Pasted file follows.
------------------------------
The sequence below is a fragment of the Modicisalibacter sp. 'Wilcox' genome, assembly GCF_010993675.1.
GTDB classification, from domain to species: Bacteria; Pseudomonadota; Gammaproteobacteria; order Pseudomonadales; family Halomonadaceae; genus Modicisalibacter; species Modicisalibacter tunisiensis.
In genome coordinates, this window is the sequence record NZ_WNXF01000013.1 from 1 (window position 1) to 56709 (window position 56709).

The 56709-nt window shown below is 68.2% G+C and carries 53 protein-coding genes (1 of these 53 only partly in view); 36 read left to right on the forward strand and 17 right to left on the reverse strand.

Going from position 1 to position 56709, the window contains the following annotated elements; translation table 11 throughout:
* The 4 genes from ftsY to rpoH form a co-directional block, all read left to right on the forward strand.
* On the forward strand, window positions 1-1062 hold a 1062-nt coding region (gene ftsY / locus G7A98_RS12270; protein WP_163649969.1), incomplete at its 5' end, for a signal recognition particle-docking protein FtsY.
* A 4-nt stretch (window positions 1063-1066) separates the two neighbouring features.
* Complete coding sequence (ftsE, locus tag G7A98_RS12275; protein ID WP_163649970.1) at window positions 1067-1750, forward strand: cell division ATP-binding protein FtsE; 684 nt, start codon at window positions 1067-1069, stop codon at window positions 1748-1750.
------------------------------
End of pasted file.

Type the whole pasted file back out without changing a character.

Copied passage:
The sequence below is a fragment of the Modicisalibacter sp. 'Wilcox' genome, assembly GCF_010993675.1.
GTDB classification, from domain to species: Bacteria; Pseudomonadota; Gammaproteobacteria; order Pseudomonadales; family Halomonadaceae; genus Modicisalibacter; species Modicisalibacter tunisiensis.
In genome coordinates, this window is the sequence record NZ_WNXF01000013.1 from 1 (window position 1) to 56709 (window position 56709).

The 56709-nt window shown below is 68.2% G+C and carries 53 protein-coding genes (1 of these 53 only partly in view); 36 read left to right on the forward strand and 17 right to left on the reverse strand.

Going from position 1 to position 56709, the window contains the following annotated elements; translation table 11 throughout:
* The 4 genes from ftsY to rpoH form a co-directional block, all read left to right on the forward strand.
* On the forward strand, window positions 1-1062 hold a 1062-nt coding region (gene ftsY / locus G7A98_RS12270; protein WP_163649969.1), incomplete at its 5' end, for a signal recognition particle-docking protein FtsY.
* A 4-nt stretch (window positions 1063-1066) separates the two neighbouring features.
* Complete coding sequence (ftsE, locus tag G7A98_RS12275; protein ID WP_163649970.1) at window positions 1067-1750, forward strand: cell division ATP-binding protein FtsE; 684 nt, start codon at window positions 1067-1069, stop codon at window positions 1748-1750.